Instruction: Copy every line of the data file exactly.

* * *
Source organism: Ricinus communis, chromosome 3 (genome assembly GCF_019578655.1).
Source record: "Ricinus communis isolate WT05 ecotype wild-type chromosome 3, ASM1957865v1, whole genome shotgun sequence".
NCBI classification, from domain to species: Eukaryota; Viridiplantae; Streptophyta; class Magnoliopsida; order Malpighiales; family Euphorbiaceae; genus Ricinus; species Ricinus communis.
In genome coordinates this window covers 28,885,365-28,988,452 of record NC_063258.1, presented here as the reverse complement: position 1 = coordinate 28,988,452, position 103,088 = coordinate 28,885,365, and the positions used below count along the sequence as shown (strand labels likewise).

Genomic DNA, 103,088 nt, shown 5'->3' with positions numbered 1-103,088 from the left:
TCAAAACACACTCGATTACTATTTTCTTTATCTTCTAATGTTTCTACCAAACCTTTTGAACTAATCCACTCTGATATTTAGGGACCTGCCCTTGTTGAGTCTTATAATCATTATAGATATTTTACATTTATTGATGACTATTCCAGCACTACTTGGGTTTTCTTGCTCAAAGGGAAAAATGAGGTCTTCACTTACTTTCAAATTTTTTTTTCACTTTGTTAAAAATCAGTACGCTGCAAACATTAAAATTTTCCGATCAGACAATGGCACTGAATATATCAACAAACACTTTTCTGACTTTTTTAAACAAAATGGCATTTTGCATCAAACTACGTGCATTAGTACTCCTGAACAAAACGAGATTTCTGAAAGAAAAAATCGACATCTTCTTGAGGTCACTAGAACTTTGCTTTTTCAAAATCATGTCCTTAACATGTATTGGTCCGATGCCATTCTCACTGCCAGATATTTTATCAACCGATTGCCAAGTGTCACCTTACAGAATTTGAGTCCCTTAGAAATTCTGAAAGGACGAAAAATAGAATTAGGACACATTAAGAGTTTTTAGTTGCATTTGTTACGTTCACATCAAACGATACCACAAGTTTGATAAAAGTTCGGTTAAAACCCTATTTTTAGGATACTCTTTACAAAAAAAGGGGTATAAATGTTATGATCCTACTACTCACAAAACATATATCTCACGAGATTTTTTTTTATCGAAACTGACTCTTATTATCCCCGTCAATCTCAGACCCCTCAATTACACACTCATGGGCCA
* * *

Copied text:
Source organism: Ricinus communis, chromosome 3 (genome assembly GCF_019578655.1).
Source record: "Ricinus communis isolate WT05 ecotype wild-type chromosome 3, ASM1957865v1, whole genome shotgun sequence".
NCBI classification, from domain to species: Eukaryota; Viridiplantae; Streptophyta; class Magnoliopsida; order Malpighiales; family Euphorbiaceae; genus Ricinus; species Ricinus communis.
In genome coordinates this window covers 28,885,365-28,988,452 of record NC_063258.1, presented here as the reverse complement: position 1 = coordinate 28,988,452, position 103,088 = coordinate 28,885,365, and the positions used below count along the sequence as shown (strand labels likewise).

Genomic DNA, 103,088 nt, shown 5'->3' with positions numbered 1-103,088 from the left:
TCAAAACACACTCGATTACTATTTTCTTTATCTTCTAATGTTTCTACCAAACCTTTTGAACTAATCCACTCTGATATTTAGGGACCTGCCCTTGTTGAGTCTTATAATCATTATAGATATTTTACATTTATTGATGACTATTCCAGCACTACTTGGGTTTTCTTGCTCAAAGGGAAAAATGAGGTCTTCACTTACTTTCAAATTTTTTTTTCACTTTGTTAAAAATCAGTACGCTGCAAACATTAAAATTTTCCGATCAGACAATGGCACTGAATATATCAACAAACACTTTTCTGACTTTTTTAAACAAAATGGCATTTTGCATCAAACTACGTGCATTAGTACTCCTGAACAAAACGAGATTTCTGAAAGAAAAAATCGACATCTTCTTGAGGTCACTAGAACTTTGCTTTTTCAAAATCATGTCCTTAACATGTATTGGTCCGATGCCATTCTCACTGCCAGATATTTTATCAACCGATTGCCAAGTGTCACCTTACAGAATTTGAGTCCCTTAGAAATTCTGAAAGGACGAAAAATAGAATTAGGACACATTAAGAGTTTTTAGTTGCATTTGTTACGTTCACATCAAACGATACCACAAGTTTGATAAAAGTTCGGTTAAAACCCTATTTTTAGGATACTCTTTACAAAAAAAGGGGTATAAATGTTATGATCCTACTACTCACAAAACATATATCTCACGAGATTTTTTTTTATCGAAACTGACTCTTATTATCCCCGTCAATCTCAGACCCCTCAATTACACACTCATGGGCCA